The Adventurer Conqueror King system is for me the first fantasy role-playing game to answer the question “Why wouldn’t I just use the game I began using in 1978?” At the same time, the Adventurer Conqueror King system is closer to the game I began with than more recent editions of the game, giving me a good reason to re-visit some of the gaming artifacts of my youth. In my Into the Vaults series of posts, I share my thoughts on these artifacts.
Dragon #38 was the first issue of Dragon magazine I purchased, but Dragon #39 will always be first in my heart. When the popular question of “What was your favorite issue of Dragon?” comes up, my answer is, of course, Dragon #39, published July 1980.
If you’ve played any fantasy role-playing game, you likely will have been affected by the contents of Dragon #39, starting with “The Anti-Paladin. Tim Mesford and George Laking have collaborated on the definitive version of everybody’s favorite bad guy—because, we suppose, no one author could think up all those nasty things.” (p. 2) By chance, I had the opportunity to create the art order for the ACKS Player’s Companion Anti-Paladin. The art order I created was my homage to the granddaddy of them all in Dragon #39.
In another oft-referred to article, “Good Hits and Bad Misses” (p. 34), Carl Parlagreco presented tables for descriptive critical hits and fumbles.
In the category of the more things change, the more they stay the same, Dragon #39 includes articles on morality in fantasy (p. 10), women in gaming (p. 16) and defining D&D (p. 36). There is more in Dragon #39, but the one additional article that makes Dragon #39 first in my heart may be the single most influential article on role-playing games I’ve ever read, Lenard Lakofka’s Leomund’s Tiny Hut installment entitled "Starting from scratch" (p. 20).
As the title suggests, this article provides advice on starting a new campaign. Much of this advice may seem old hat to some now, but 30+ years ago, I was blown away by the possibilities. First, the article provided my all-time favorite method for rolling abilities:
“Roll 4d6 seven times. Record the sum of the three highest six-sided dice. If that sum is six or less, reroll at once. The sums must be recorded in order. The player is allowed two chances to alter the numbers as recorded. She may switch the positions of two of the numbers and she may discard one number – not necessarily the lowest one.”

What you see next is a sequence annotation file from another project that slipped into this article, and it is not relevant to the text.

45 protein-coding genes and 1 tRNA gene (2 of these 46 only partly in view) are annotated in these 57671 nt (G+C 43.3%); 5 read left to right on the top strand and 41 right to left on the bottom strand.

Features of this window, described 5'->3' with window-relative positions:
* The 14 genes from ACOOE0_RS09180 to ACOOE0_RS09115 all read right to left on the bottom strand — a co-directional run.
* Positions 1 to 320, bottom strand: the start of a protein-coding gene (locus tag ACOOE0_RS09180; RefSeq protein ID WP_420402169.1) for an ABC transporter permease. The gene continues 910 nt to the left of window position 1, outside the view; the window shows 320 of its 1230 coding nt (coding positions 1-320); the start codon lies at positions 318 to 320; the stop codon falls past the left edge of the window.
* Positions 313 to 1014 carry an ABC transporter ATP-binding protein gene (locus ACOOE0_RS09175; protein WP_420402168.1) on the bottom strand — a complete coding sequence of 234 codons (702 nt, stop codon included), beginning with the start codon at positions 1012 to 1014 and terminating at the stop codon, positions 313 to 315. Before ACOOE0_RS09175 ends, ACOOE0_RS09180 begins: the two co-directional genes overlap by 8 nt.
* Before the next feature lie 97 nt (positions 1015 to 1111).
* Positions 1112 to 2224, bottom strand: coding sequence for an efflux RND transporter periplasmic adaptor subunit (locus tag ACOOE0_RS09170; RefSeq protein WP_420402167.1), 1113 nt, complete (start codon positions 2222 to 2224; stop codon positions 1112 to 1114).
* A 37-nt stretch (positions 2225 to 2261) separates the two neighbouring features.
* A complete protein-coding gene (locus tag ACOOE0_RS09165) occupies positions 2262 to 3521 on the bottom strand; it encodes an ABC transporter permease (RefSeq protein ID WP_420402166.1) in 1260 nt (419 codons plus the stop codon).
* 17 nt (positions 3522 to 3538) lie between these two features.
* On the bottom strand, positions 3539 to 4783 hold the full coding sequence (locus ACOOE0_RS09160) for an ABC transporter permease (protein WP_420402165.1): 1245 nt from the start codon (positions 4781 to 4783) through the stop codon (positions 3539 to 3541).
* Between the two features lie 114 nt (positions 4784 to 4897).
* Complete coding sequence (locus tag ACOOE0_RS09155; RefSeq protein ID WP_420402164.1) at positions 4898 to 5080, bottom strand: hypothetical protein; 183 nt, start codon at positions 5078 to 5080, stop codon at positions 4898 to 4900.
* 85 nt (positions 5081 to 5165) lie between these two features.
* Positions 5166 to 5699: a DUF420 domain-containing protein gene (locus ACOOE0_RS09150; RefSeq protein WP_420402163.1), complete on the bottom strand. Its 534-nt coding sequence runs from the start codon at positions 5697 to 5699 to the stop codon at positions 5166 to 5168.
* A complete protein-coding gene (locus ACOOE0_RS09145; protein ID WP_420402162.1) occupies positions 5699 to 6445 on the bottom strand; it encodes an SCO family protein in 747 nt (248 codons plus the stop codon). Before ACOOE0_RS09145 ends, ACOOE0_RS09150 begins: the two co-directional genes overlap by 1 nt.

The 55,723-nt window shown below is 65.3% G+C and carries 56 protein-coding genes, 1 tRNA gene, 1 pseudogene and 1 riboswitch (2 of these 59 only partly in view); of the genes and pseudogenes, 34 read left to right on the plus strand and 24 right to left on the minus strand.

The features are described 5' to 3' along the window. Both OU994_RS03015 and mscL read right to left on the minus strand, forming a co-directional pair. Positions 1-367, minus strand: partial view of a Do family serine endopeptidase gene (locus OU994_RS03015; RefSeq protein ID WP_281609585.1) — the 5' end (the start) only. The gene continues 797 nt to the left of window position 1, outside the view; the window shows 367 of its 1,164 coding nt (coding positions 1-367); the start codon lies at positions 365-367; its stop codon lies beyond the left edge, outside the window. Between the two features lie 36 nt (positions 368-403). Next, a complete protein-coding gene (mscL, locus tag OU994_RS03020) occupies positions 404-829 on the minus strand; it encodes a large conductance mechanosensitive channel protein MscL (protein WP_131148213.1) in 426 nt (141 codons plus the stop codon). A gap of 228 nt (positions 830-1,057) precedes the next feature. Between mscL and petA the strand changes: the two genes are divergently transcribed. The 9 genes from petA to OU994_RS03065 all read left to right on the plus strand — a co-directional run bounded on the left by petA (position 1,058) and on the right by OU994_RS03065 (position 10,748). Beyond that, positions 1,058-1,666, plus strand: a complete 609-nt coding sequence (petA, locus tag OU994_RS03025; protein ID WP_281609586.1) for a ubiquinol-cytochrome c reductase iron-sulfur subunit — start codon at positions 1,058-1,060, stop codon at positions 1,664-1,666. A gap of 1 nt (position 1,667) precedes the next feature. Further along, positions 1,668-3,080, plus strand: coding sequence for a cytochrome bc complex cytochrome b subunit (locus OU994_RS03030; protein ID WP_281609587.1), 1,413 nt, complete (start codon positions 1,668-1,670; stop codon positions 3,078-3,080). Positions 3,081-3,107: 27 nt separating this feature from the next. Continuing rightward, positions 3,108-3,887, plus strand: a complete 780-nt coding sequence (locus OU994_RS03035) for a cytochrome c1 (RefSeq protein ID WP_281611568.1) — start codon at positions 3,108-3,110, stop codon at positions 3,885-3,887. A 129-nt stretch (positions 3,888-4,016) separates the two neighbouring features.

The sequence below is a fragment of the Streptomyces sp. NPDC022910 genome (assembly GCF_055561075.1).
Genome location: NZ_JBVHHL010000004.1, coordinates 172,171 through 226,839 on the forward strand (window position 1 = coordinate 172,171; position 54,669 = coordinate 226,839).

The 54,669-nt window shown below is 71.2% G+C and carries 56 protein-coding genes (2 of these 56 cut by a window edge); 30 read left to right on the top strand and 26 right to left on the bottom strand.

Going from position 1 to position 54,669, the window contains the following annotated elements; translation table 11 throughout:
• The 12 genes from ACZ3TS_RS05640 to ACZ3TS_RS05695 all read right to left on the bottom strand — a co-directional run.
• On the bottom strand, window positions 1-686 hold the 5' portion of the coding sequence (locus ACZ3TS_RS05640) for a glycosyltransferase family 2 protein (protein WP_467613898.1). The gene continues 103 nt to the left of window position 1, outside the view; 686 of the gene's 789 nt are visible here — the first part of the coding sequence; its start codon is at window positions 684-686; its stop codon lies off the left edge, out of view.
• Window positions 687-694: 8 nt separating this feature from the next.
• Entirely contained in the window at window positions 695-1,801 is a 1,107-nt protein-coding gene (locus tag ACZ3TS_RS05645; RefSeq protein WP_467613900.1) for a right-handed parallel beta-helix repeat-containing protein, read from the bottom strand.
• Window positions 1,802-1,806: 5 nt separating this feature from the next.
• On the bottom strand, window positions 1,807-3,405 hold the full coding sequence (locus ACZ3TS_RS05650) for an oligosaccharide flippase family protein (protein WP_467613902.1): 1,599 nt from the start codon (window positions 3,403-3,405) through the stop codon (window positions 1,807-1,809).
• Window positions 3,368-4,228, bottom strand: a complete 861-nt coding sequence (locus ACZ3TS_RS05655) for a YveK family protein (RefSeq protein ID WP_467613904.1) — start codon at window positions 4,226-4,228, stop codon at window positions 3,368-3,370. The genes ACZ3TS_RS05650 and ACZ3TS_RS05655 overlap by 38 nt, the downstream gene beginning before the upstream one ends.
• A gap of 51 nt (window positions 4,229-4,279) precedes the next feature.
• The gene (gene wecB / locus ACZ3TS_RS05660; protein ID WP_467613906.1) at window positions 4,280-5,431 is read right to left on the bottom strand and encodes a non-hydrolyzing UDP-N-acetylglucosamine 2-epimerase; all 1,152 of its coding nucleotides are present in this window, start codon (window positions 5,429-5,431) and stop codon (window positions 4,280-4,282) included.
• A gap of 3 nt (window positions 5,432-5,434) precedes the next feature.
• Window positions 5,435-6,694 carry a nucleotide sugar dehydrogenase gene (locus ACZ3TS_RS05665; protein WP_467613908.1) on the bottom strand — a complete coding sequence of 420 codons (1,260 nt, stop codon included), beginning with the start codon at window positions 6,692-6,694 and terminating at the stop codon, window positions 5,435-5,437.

I very much like “organic” characters, and I especially do not like frequently occurring characters with an 18 in their prime requisite. I plan to return to Lakofka’s method above in future ACKS games (not to be included with the raising of a prime requisite ability or abilities by sacrificing points in other abilities). Other pearls of wisdom from this fabulous article:
“For every three first-level characters, a beginning party may have one second-level character. For every pair of second-level party members there may be one third-level character. If a third-level character is allowed, she should be a Fighter, a Cleric or a Thief.”
“Player characters should always have the maximum possible hit points at first level.”
“The beginning party can start with a few magic items, but they should be few in number and relatively weak in power: perhaps one item for every three levels at a maximum but at least one item for every seven levels.”
To me, the advice on beginning characters at other than first level hinted at a notion of class rarity. Applying this notion to ACKS, a Judge might require any custom class to begin at 0 XP, any Player’s Companion class at 2,000 XP and any core rulebook class at 4,000 XP.
Radical stuff, eh? At least for the time. Not exactly “Fantasy F***ing Vietnam”. I encourage you to track down a copy of the article and read it for yourself. Certainly, some of it may be dated, but I will be surprised if the article doesn’t spark some new idea for your next game!